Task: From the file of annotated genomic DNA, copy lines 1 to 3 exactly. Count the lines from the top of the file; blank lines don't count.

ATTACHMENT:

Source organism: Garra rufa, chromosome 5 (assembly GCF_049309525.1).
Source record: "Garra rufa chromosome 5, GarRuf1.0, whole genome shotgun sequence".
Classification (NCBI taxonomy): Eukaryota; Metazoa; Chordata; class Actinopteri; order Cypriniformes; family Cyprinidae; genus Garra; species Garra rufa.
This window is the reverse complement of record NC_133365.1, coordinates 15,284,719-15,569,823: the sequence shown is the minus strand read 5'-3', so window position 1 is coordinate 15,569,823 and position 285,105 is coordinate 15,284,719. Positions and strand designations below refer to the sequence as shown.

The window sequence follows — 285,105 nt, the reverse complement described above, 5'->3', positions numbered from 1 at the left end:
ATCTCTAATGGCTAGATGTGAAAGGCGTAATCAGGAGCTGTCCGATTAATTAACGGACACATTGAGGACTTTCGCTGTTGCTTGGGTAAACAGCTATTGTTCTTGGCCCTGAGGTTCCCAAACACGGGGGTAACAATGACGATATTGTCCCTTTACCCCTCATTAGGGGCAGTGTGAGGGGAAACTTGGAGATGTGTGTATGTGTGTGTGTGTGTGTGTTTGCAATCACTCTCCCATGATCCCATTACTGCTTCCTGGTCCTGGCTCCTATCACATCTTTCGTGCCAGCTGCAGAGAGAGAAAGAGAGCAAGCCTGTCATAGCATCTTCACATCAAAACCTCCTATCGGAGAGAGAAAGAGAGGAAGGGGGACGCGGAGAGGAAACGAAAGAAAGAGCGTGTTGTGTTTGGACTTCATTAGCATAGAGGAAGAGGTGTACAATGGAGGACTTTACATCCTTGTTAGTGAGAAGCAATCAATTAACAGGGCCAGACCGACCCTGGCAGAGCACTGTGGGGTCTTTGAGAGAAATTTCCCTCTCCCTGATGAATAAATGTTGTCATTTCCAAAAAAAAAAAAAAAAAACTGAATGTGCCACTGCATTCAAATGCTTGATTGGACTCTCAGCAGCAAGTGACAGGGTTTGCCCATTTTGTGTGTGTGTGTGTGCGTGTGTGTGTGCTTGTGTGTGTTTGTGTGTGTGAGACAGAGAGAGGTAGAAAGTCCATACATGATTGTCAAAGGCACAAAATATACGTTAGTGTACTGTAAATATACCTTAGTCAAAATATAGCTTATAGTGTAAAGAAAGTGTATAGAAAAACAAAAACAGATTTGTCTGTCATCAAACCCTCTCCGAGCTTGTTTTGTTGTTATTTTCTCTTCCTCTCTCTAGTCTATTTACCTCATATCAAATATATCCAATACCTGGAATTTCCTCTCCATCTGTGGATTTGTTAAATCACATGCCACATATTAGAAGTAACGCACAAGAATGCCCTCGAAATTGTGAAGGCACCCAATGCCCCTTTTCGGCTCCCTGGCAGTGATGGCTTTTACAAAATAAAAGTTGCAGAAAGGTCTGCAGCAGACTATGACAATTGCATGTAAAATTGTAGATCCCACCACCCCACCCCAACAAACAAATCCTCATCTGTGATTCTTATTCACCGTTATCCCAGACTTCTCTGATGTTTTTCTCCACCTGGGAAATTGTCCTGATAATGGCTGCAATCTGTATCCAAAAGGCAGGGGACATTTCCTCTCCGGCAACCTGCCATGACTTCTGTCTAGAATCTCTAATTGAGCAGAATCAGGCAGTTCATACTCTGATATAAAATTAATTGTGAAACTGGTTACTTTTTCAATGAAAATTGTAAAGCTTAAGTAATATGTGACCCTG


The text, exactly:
Source organism: Garra rufa, chromosome 5 (assembly GCF_049309525.1).
Source record: "Garra rufa chromosome 5, GarRuf1.0, whole genome shotgun sequence".
Classification (NCBI taxonomy): Eukaryota; Metazoa; Chordata; class Actinopteri; order Cypriniformes; family Cyprinidae; genus Garra; species Garra rufa.